As described in the parent application, the width and position of the first and second bridges 110, 104 (and other bridges described in connection with representative embodiments) and overlap 115 with the acoustic reflector 120 are selected to improve Q-enhancement of resonant mode. In general, the greater the overlap 115 of each bridge 104, 110 with the acoustic reflector 120 of the CRF 100, the greater the improvement Qo and Qe with the improvement realized being fairly small after an initial increase. The improvement in Qo and Qe must be weighed against a decrease in the electromechanical effective coupling coefficient kt2, which decreases with increasing overlap 115 of the first and second bridges 110, 104 with the acoustic reflector 120. Degradation of kt2 results in a degradation of insertion loss (S21). As such, the overlap 115 of the first and second bridges 110, 104 with the acoustic reflector 120 is typically optimized experimentally.

The first and second bridges 110, 104 (and other bridges described in connection with representative embodiments below) have a height (y-dimension in the coordinate system of FIG. 1D) of approximately 300 Å to approximately 1500 Å. Notably, the lower limit of the height is determined by the limits of the process of releasing sacrificial material in the forming of the first and second bridges 110, 104 (and other bridges described in connection with representative embodiments below), and the upper limit of the height is determined by the quality of layers grown over the first and second bridges 110, 104 (and other bridges described in connection with representative embodiments) and by the quality of subsequent processing of possibly non-planar structures. An acoustic coupling layer 112 (“coupling layer 112”) is provided over the first upper electrode 111.

In a representative embodiment, the coupling layer 112 comprises NEBSG, or carbon-doped silicon oxide (SiOCH) such as described in commonly owned U.S. patent application Ser. No. 12/710,640, entitled “Bulk Acoustic Resonator Structures Comprising a Single Material Acoustic Coupling Layer Comprising Inhomogeneous Acoustic Property” to Elbrecht, et al. and filed on Feb. 23, 2010. The disclosure of this patent application is specifically incorporated herein by reference. Notably, SiOCH films of the representative embodiment belong to a general class of comparatively low dielectric constant (low-k) dielectric materials often referred to as carbon-doped oxide (CDO). Alternatively, the coupling layer 112 may comprise other dielectric materials with suitable acoustic impedance and acoustic attenuation, including, but not limited to porous silicon oxynitride (SiON); porous boron doped silicate glass (BSG); or porous phosphosilicate glass (PSG). Generally, the material used for the coupling layer 112 is selected to provide comparatively low acoustic impedance and loss in order to provide desired pass-band characteristics.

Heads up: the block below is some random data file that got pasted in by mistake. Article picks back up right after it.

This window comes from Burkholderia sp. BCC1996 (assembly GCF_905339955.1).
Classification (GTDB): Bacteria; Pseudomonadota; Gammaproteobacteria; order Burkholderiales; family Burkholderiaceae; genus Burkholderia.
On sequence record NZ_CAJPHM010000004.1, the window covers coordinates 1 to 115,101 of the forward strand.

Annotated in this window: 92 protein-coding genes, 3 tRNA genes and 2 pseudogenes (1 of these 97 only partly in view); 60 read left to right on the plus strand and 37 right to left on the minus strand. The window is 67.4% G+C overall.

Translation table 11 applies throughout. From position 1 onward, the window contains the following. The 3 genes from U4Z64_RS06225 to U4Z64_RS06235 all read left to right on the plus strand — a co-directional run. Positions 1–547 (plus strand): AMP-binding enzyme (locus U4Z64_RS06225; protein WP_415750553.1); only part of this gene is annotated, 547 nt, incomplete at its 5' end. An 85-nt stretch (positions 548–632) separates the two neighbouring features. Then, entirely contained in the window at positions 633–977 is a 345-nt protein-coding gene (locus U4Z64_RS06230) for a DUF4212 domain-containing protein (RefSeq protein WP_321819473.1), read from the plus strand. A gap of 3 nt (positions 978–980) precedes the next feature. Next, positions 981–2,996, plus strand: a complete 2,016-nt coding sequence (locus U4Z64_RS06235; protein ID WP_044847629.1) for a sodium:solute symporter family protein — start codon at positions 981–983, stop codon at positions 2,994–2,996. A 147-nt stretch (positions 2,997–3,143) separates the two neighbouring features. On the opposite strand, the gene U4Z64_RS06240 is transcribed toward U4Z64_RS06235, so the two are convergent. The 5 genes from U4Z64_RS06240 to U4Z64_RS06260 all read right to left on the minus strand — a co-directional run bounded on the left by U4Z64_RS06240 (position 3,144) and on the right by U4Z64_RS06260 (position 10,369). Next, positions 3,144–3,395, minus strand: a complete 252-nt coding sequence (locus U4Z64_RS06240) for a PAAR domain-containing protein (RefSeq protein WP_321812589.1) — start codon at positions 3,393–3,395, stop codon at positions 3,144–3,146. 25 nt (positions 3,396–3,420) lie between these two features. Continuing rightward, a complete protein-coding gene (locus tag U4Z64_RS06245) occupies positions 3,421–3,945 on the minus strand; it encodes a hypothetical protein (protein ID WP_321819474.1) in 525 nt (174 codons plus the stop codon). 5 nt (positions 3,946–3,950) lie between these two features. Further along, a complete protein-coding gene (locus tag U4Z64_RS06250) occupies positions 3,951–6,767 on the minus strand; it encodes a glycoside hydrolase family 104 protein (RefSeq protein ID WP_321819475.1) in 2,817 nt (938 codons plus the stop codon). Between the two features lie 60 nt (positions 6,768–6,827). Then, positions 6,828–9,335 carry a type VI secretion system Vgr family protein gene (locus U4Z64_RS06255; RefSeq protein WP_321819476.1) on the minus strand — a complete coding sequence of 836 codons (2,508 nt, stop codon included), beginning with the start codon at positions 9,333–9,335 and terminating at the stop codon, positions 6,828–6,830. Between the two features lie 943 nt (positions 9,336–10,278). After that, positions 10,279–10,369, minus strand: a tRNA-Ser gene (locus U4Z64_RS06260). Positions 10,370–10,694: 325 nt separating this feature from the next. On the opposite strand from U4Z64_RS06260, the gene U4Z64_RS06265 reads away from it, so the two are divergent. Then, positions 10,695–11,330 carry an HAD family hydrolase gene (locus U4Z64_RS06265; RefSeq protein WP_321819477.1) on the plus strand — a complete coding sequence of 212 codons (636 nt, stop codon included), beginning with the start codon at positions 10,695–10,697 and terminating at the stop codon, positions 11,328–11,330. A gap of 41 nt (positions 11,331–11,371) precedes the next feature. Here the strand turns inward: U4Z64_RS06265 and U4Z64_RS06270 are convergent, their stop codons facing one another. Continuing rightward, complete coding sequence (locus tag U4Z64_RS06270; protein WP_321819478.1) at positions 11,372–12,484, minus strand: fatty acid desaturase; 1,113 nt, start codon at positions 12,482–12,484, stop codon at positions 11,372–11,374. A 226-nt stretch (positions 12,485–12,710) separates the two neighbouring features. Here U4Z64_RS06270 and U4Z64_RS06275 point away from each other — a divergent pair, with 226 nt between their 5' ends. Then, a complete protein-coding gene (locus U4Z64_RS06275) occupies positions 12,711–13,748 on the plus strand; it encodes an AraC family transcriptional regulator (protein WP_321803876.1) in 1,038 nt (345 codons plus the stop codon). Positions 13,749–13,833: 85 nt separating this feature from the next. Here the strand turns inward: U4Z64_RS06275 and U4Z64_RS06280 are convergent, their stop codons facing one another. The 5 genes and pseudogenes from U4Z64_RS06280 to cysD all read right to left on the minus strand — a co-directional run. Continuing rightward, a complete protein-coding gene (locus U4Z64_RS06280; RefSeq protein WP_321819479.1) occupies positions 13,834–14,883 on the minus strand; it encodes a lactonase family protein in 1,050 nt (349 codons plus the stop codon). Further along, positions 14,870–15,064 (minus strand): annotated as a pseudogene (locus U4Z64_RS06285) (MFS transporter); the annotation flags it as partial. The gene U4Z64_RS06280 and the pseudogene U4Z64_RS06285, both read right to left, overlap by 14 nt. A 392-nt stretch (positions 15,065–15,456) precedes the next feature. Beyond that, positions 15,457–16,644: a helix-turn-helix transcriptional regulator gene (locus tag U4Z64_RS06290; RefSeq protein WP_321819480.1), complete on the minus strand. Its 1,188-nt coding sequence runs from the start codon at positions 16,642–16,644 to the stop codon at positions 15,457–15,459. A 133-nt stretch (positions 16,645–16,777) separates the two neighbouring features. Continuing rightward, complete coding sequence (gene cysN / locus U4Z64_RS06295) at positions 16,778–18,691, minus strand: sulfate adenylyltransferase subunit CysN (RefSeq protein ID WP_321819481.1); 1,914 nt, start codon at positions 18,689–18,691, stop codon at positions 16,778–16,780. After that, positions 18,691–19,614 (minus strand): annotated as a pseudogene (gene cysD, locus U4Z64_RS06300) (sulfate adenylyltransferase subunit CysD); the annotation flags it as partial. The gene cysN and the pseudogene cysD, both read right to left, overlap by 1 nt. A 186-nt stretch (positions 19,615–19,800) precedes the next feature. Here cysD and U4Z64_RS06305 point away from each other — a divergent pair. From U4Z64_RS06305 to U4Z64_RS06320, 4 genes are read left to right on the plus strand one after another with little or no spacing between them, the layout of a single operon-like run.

A second lower electrode 113 is provided over the coupling layer 112, and a second piezoelectric layer 114 is provided over the second lower electrode 113. The second upper electrode 101 is provided over the second piezoelectric layer 114.

The first lower electrode 107, the first upper electrode 111, the second lower electrode 113 and the second upper electrode 101 are selected from molybdenum (Mo), tungsten (W) or copper (Cu). Illustratively, the first lower electrode 107 and the second upper electrode 101 are molybdenum (Mo) having a thickness (y-dimension in the coordinate system depicted in FIG. 1D) of approximately 1000 Å to approximately 18000 Å. The first piezoelectric layer 108 and the second piezoelectric layer 114 are illustratively aluminum nitride (AlN) having a thickness of approximately 5000 Å to approximately 25000 Å. The first upper electrode 111 and the second lower electrode 113 are illustratively tungsten (W) having a thickness of approximately 1000 Å to approximately 18000 Å.

The second bridge 104 is disposed about the perimeter of the CRF 100. As should be appreciated by one of ordinary skill in the art, the structure provided by the second lower electrode 113, the second piezoelectric layer 114 and the second upper electrode 101 is a (BAW) resonator, which in this illustrative embodiment comprises a second BAW resonator of the CRF 100.

As should be appreciated by one of ordinary skill in the art, the structure provided by the second lower electrode 113, the second piezoelectric layer 114 and the second upper electrode 101 is an FBAR, which in this illustrative embodiment comprises the upper FBAR of the CRF 100.

The first and second bridges 110, 104 are formed by patterning a sacrificial material over the first piezoelectric layer 108 and the second piezoelectric layer 114, and forming the depicted layers thereover. After the layers of the CRF 100 are formed as desired, the sacrificial material is released leaving the first and second bridges 110, 104 “filled” with air. In a representative embodiment, the sacrificial material used to form the first and second bridges 110, 104 is the same as the sacrificial material used to form the acoustic reflector 120 (e.g., PSG). In the representative embodiment shown and described in connection with FIG. 1D, the first and second bridges 110, 104 were unfilled (i.e., contained air as the acoustic medium). As described in the parent application, one or both of first and second bridges 110, 104 are filled with a material to provide the acoustic impedance discontinuity to reduce losses.